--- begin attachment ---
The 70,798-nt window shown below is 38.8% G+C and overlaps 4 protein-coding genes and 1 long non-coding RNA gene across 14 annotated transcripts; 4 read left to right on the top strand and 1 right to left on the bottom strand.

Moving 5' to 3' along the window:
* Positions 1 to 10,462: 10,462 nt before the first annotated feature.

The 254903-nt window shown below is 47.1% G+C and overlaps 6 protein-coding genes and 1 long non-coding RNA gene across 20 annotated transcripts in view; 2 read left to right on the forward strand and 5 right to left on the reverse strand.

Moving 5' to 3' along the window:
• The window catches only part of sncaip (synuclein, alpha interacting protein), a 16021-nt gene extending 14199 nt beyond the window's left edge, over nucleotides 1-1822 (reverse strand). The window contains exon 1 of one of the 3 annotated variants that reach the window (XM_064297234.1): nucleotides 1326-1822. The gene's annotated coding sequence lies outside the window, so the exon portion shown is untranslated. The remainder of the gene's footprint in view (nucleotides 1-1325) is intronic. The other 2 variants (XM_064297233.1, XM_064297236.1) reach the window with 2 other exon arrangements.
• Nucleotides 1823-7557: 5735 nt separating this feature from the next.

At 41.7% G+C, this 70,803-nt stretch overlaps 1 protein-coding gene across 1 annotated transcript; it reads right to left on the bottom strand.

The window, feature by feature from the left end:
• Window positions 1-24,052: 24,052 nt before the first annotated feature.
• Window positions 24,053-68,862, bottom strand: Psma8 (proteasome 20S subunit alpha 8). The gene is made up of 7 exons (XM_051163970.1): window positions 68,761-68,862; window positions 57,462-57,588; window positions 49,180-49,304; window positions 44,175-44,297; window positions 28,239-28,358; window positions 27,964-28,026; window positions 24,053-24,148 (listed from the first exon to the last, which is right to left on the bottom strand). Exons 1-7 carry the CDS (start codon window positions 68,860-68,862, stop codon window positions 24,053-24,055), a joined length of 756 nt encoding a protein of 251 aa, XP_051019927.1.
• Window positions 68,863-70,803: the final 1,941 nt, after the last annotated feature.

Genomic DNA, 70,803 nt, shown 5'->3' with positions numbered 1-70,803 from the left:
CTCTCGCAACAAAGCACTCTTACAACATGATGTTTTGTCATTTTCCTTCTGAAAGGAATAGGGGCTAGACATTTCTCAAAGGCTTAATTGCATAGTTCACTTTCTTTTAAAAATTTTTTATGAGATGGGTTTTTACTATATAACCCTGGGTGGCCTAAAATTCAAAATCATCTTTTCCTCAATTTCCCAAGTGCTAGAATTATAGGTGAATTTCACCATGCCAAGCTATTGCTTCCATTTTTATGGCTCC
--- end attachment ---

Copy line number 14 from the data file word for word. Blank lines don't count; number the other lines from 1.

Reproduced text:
CTCTCGCAACAAAGCACTCTTACAACATGATGTTTTGTCATTTTCCTTCTGAAAGGAATAGGGGCTAGACATTTCTCAAAGGCTTAATTGCATAGTTCACTTTCTTTTAAAAATTTTTTATGAGATGGGTTTTTACTATATAACCCTGGGTGGCCTAAAATTCAAAATCATCTTTTCCTCAATTTCCCAAGTGCTAGAATTATAGGTGAATTTCACCATGCCAAGCTATTGCTTCCATTTTTATGGCTCC